Over the years, the prince has been in the news for all strangest reasons. The latest – he’s formed a one-man Alpine Skiing Team for the Winter Olympics in Sochi. He plans to represent Mexico and win the title of ‘king of the hill’. Not for his skiing talents of course, but for his bizarre outfit.

Prince Hubertus von Hohenlohe


Arbol de Navidad – Mexico’s Unique Christmas Tree-Shaped Waterfall

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The Sumidero Canyon, located in the Mexican state of Chaiapas, is home to one of the most unique waterfalls in the world. This breathtaking natural formation, locally called Arbol de Navidad, is shaped like a Christmas tree.

Sumidero Canyon is dotted with several waterfalls, many of which aren’t even visible from ground level. But you can’t miss the enormous Christmas tree. A photograph of the waterfall with a boat below it gives an idea of just how huge it is. The moss-layered green rocks seem to erupt out of nowhere on the mountain-side. They are shaped a lot like the branches of a tree, and the moss completes the effect. Water spills from a hole above this formation, adding to the beauty of the scenery.

According to Sergio Lopez Mendoza, a professor at the School of Biological Sciences in a Chaiapas University, the Christmas tree has formed over 1000s of years. It is a result of the natural hydrological cycle, and the physical and chemical characteristics of the rocks. Unfortunately, the Arbol de Navidad is under threat of being destroyed. Professor Sergio says that the alterations caused by humans to the environment has caused the hydrological cycle to break. There are long periods without any water supply, so the Christmas tree is weakening and breaking.



Controversial Priest Wears Rocker Clothes, Rides a Chopper and References Rock Songs During Sermons

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Adolfo Huerta Aleman, known to his parishioners as Father Gofo, is not your usual priest. He looks and dresses like a rocker, likes going to bars, loves pictures of naked women,smokes, swears, and tells jokes during his sermons. He’s probably not the only Catholic priest with odd hobbies, but unlike most, he’s open about them.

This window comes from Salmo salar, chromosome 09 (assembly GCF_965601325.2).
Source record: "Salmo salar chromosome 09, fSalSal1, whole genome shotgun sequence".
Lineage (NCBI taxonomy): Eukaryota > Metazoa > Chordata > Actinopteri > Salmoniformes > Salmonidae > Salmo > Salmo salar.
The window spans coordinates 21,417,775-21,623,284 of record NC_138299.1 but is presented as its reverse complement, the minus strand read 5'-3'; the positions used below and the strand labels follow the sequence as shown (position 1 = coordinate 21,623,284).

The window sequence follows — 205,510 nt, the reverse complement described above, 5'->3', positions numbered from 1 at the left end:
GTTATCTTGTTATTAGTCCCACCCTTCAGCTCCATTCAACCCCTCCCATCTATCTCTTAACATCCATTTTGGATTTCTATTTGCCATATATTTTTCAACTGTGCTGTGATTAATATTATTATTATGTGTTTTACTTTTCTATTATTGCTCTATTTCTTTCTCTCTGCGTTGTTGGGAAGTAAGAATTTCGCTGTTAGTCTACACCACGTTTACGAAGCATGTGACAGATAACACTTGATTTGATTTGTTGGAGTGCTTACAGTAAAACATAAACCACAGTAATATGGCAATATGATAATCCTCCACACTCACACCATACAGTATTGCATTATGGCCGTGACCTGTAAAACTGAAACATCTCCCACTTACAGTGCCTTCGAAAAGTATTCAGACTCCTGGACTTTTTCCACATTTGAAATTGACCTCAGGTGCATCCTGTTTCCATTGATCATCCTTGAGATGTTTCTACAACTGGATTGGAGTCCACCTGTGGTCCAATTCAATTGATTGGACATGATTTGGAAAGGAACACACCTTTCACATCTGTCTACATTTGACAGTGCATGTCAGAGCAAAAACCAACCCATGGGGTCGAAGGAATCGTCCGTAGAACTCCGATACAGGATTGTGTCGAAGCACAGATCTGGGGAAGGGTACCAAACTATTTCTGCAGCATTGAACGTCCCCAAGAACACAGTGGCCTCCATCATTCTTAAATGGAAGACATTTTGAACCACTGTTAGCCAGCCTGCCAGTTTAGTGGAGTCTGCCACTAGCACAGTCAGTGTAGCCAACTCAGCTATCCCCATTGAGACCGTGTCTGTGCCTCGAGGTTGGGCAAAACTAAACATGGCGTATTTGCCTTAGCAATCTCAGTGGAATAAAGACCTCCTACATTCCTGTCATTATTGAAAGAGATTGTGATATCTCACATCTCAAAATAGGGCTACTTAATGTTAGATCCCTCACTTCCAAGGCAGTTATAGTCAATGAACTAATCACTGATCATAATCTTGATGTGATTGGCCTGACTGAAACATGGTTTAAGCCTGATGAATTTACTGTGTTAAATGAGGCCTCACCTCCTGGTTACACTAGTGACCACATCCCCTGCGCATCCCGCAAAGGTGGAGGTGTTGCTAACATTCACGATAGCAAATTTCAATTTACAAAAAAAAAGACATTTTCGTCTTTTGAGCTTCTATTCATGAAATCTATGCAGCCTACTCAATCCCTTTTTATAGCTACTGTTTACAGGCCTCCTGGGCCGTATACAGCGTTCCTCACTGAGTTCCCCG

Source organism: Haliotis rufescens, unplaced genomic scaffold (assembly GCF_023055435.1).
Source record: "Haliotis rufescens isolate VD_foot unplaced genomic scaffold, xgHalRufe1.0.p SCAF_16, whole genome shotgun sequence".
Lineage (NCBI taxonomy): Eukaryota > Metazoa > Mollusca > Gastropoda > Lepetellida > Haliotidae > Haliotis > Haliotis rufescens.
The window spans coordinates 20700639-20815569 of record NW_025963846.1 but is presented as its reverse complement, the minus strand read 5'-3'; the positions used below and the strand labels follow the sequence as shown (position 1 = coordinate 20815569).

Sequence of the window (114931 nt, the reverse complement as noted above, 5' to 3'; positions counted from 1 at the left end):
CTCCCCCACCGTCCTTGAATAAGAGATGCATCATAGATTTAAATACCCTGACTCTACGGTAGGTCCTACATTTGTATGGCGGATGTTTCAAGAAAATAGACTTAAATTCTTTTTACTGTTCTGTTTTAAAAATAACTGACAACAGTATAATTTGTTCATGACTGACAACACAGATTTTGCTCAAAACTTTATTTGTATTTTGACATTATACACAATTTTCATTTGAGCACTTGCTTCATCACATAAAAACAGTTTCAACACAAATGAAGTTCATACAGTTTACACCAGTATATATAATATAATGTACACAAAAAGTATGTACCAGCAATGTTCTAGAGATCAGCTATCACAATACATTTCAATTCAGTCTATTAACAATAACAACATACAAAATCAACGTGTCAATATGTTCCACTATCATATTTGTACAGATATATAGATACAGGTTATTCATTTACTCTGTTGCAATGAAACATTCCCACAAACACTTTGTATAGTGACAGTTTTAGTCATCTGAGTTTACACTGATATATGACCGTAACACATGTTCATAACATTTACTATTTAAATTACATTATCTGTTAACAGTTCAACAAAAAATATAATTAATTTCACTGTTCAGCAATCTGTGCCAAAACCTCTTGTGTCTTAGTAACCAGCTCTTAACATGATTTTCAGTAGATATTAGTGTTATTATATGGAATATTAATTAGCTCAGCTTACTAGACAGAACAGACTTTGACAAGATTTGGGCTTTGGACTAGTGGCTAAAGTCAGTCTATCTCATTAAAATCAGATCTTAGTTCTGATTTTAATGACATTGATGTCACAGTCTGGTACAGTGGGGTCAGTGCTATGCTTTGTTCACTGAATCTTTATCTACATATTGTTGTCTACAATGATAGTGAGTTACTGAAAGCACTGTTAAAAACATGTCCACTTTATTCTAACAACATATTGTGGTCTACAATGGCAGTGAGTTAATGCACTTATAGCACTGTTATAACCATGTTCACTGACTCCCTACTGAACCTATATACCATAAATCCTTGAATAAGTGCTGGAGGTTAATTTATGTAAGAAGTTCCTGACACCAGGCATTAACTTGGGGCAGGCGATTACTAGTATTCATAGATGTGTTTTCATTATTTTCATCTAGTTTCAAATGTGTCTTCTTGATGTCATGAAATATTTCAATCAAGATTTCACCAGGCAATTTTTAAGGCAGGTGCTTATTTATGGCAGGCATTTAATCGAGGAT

At one point in his life, Gofo wanted to enroll in the military. Then he thought about becoming a policeman, a firefighter or a teacher, but he ended up as a priest in the Mexican city of Satillo. He says his ultimate career choice was probably influenced by the values passed on to him by his religious family. But for him, entering the Church didn’t mean leaving everything he loved up to that point at the door. That included his love for rock culture, his passion for motorcycles or any of his vices. On the contrary, he decided to let his unique personality play a big role in his profession, as a way to reach those for whom conventional religion held no appeal. He continued dyeing the end of his black locks red, wore skull rings and bracelets in church, rode his chopper around town, and even referenced rock songs during Mass. Obviously, all that didn’t sit well with many of his conservative parishioners, but it got him closer to members of the community that would otherwise be inaccessible to the Catholic Church.



Family Is Literally Living under a Rock in the Mexican Desert

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For the last three decades, Benito Hernandez and his wife have been living under a huge rock, in Mexico’s Coahuila Desert, 80 kilometers from the US border.